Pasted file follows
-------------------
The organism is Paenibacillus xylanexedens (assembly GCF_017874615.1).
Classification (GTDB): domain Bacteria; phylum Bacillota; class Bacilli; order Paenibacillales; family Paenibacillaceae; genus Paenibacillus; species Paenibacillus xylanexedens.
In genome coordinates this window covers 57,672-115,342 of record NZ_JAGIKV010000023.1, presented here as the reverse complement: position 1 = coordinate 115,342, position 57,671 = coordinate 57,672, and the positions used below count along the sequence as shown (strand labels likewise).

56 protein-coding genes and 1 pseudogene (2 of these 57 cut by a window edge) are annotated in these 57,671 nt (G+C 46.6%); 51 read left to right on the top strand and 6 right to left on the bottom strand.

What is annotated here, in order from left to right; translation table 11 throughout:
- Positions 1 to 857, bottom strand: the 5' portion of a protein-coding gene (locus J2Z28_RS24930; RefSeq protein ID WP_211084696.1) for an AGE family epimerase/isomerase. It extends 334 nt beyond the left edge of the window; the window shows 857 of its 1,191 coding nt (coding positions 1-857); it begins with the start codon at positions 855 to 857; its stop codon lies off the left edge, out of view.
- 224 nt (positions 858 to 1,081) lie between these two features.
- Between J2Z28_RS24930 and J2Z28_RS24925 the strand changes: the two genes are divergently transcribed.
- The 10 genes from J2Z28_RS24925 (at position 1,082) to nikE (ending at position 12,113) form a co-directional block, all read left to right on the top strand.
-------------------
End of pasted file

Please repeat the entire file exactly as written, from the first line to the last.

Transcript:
The organism is Paenibacillus xylanexedens (assembly GCF_017874615.1).
Classification (GTDB): domain Bacteria; phylum Bacillota; class Bacilli; order Paenibacillales; family Paenibacillaceae; genus Paenibacillus; species Paenibacillus xylanexedens.
In genome coordinates this window covers 57,672-115,342 of record NZ_JAGIKV010000023.1, presented here as the reverse complement: position 1 = coordinate 115,342, position 57,671 = coordinate 57,672, and the positions used below count along the sequence as shown (strand labels likewise).

56 protein-coding genes and 1 pseudogene (2 of these 57 cut by a window edge) are annotated in these 57,671 nt (G+C 46.6%); 51 read left to right on the top strand and 6 right to left on the bottom strand.

What is annotated here, in order from left to right; translation table 11 throughout:
- Positions 1 to 857, bottom strand: the 5' portion of a protein-coding gene (locus J2Z28_RS24930; RefSeq protein ID WP_211084696.1) for an AGE family epimerase/isomerase. It extends 334 nt beyond the left edge of the window; the window shows 857 of its 1,191 coding nt (coding positions 1-857); it begins with the start codon at positions 855 to 857; its stop codon lies off the left edge, out of view.
- 224 nt (positions 858 to 1,081) lie between these two features.
- Between J2Z28_RS24930 and J2Z28_RS24925 the strand changes: the two genes are divergently transcribed.
- The 10 genes from J2Z28_RS24925 (at position 1,082) to nikE (ending at position 12,113) form a co-directional block, all read left to right on the top strand.